11. Energizer keep going: 100 years of superconductivity

    Institute of Scientific and Technical Information of China (English)

    Pengcheng Dai; Xing-jiang Zhou; Dao-xin Yao

    2011-01-01

    It has been 100 years since Heike Kamerlingh Onnes discovered superconductivity on April 8,1911.Amazingly,this field is still very active and keeps booming,like a magic.A lot of new phenomena and materials have been found,and superconductors have been used in many different fields to improve our lives.Onnes won the Nobel Prize for this incredible discovery in 1913 and used the word superconductivity for the first time.Onnes believed that quantum mechanics would explain the effect,but he could not produce a theory at that time.Now we know superconductivity is a macroscopic quantum phenomenon.

  12. DC Characterization of the Coaxial Superconducting Cable

    Science.gov (United States)

    Šouc, J.; Gömöry, F.; Vojenčiak, M.; Frolek, L.; Isfort, D.; Ehrenberg, J.; Bock, J.

    2008-01-01

    Coaxial cable model with superconducting core and superconducting shield conductor was constructed and tested in DC regime. While the core was already examined in our previous works, in this contribution the detailed study of the superconducting shield conductor in DC conditions is presented. It consists of 16 ReBCO coated tapes with critical current 35 A each connected in parallel. Using shunts with known values placed in series the currents in individual tapes were possible to measure. Distribution of the total cable current into the individual tapes was monitored and its influence on critical current of the cable is discussed.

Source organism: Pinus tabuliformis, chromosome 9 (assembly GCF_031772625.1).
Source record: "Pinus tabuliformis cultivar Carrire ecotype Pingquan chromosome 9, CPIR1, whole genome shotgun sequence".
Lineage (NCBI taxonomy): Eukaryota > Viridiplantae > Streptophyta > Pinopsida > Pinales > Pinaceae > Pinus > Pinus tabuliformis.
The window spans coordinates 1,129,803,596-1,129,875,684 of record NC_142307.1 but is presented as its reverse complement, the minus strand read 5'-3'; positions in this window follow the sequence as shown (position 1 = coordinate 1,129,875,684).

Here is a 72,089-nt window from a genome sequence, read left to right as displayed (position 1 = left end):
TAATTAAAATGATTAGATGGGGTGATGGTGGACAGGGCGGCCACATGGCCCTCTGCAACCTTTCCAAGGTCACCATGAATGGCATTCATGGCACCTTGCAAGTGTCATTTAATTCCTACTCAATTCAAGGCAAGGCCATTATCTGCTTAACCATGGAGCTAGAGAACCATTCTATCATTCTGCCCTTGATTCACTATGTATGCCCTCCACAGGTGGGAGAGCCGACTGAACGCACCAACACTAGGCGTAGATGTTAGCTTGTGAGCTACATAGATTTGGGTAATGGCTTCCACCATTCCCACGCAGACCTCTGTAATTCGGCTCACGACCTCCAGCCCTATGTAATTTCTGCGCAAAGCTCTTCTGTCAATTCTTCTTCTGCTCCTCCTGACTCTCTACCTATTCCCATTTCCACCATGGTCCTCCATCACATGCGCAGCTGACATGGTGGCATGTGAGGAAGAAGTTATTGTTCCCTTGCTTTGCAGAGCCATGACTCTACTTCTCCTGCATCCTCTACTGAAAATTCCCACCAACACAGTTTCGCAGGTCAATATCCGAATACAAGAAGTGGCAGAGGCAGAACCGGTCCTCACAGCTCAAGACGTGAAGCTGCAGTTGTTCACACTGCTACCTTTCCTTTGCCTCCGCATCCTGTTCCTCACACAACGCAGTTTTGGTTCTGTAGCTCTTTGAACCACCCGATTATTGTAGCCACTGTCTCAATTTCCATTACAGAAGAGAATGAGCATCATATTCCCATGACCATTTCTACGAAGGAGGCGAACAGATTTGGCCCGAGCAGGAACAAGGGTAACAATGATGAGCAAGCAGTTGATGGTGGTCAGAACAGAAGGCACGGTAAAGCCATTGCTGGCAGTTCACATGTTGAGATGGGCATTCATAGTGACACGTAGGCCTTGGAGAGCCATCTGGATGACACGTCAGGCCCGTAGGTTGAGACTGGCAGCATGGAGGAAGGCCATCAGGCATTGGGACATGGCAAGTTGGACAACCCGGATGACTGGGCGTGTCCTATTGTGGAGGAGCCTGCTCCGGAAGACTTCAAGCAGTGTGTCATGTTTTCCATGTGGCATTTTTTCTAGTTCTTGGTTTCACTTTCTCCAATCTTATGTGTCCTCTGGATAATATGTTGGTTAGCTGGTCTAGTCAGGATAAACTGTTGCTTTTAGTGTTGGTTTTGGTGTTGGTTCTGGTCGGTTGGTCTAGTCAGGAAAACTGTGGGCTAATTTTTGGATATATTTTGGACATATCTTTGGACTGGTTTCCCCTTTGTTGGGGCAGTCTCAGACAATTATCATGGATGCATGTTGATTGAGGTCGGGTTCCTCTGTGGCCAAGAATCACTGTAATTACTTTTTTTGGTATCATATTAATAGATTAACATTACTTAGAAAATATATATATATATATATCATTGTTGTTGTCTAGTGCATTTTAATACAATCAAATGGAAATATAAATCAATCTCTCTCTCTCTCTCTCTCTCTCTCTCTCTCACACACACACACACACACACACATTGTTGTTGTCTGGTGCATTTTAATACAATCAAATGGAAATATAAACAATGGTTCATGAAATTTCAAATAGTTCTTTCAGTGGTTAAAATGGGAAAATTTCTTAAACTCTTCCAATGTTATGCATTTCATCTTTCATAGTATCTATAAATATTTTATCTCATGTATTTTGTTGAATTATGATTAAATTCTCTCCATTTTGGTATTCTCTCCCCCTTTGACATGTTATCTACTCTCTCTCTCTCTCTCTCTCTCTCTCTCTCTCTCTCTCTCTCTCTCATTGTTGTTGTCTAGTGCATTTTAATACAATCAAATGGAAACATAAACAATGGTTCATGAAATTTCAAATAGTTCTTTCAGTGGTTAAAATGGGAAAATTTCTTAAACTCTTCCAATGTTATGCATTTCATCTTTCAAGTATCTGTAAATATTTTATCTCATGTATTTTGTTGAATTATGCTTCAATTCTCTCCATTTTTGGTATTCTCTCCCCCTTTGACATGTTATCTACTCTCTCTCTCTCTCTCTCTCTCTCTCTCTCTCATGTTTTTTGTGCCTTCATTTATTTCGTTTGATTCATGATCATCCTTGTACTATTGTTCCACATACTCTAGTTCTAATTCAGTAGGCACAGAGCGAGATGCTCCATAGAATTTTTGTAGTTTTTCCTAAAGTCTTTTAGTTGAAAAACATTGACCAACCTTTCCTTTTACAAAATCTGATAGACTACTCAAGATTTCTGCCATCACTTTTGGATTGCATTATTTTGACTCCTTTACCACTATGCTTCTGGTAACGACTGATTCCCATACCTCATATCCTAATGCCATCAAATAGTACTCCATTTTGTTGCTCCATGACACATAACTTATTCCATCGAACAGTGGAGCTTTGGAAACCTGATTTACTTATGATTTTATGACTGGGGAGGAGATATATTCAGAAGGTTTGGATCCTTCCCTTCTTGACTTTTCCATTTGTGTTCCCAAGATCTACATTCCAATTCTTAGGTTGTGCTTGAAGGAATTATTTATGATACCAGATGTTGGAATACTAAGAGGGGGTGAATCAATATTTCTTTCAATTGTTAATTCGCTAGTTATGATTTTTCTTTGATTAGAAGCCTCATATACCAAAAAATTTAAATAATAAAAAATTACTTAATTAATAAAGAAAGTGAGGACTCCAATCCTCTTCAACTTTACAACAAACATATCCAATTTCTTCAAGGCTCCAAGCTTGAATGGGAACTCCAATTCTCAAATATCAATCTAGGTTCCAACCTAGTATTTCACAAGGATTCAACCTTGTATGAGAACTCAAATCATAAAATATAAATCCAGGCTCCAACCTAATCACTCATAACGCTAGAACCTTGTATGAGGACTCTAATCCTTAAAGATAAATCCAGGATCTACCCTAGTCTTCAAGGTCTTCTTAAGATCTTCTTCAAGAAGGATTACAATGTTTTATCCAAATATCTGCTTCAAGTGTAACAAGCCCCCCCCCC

13. Thermodynamic Green functions in theory of superconductivity

    Directory of Open Access Journals (Sweden)

    N.M.Plakida

    2006-01-01

    Full Text Available A general theory of superconductivity is formulated within the thermodynamic Green function method for various types of pairing mediated by phonons, spin fluctuations, and strong Coulomb correlations in the Hubbard and t-J models. A rigorous Dyson equation for matrix Green functions is derived in terms of a self-energy as a many-particle Green function. By applying the noncrossing approximation for the self-energy, a closed self-consistent system of equations is obtained, similar to the conventional Eliashberg equations. A brief discussion of superconductivity mediated by kinematic interaction with an estimation of a superconducting transition temperature in the Hubbard model is given.

  14. Polybenzimidazole compounds

    Science.gov (United States)

    Klaehn, John R.; Peterson, Eric S.; Wertsching, Alan K.; Orme, Christopher J.; Luther, Thomas A.; Jones, Michael G.

    2010-08-10

    A PBI compound that includes imidazole nitrogens, at least a portion of which are substituted with an organic-inorganic hybrid moiety. At least 85% of the imidazole nitrogens may be substituted. The organic-inorganic hybrid moiety may be an organosilane moiety, for example, (R)Me.sub.2SiCH.sub.2--, where R is selected from among methyl, phenyl, vinyl, and allyl. The PBI compound may exhibit similar thermal properties in comparison to the unsubstituted PBI. The PBI compound may exhibit a solubility in an organic solvent greater than the solubility of the unsubstituted PBI. The PBI compound may be included in separatory media. A substituted PBI synthesis method may include providing a parent PBI in a less than 5 wt % solvent solution. Substituting may occur at about room temperature and/or at about atmospheric pressure. Substituting may use at least five equivalents in relation to the imidazole nitrogens to be substituted or, preferably, about fifteen equivalents.